CPA INSIDER

10 real reasons to go (and stay) remote

Remote work helps attract and retain top talent.
By Jennifer Wilson

For 20 years, my consulting firm has been completely virtual and flexible, with unlimited paid time off. We kept our technology assets in the cloud before it was called the cloud. We started the business this way, because it allowed us to build a specialized team regardless of where they lived and to keep our fixed costs down, too. We are huge proponents of anytime, anywhere work in the CPA profession, publishing a biennial flex-practices benchmark study and encouraging firm leaders to open their minds and shift their business models to include flexible and remote work programs and remote service delivery for clients.

Even before the COVID-19 crisis, there was traction on flex and better pickup on remote work than we've ever seen before. But there is still a strong bias against remote work and remote service delivery among some, mostly traditional firm leaders. Until this bias is acknowledged and addressed, I fear it will hold firms back in realizing their full potential. In this article, we'll explore 10 reasons firms should move to remote work management on an ongoing basis and why resisting remote work and service delivery can place your firm at a competitive disadvantage.

So, why remote and why now?

  • Your people want remote work. This trend started years ago. The 2016 INSIDE Public Accounting Road to Retention survey found that work/life balance and flexibility were critical factors keeping Gen X and Millennial talent at work in accounting firms. And 77% of respondents to a 2017 aftercollege.com survey said that the ability to work from home one day a week would influence them to take a job offer. Gallup has found that 37% of employees "would switch to a job that allows them to work off-site at least part of the time." If you want to attract and keep talent, you need to support remote work.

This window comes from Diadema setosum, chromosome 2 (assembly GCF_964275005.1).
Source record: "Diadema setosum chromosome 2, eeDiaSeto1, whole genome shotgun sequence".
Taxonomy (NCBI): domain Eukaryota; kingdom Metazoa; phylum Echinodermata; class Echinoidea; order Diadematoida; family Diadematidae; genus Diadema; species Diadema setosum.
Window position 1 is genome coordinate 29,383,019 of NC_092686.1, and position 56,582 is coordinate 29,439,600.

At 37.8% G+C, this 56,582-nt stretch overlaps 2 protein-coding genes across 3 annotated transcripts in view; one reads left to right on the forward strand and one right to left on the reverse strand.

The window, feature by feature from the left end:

• Your clients don't need you on-site for all of service delivery. Our CPA and consulting firm clients have found that their clients increasingly accept remote client service, and that more and more clients are proactively asking for it. Many clients are happy to have their conference rooms back and to no longer need to meet your people each morning or manage your presence on-site. They are fine with more service delivery being done away from their location and via video, provided they still have some opportunities to see and meet with key people from your firm.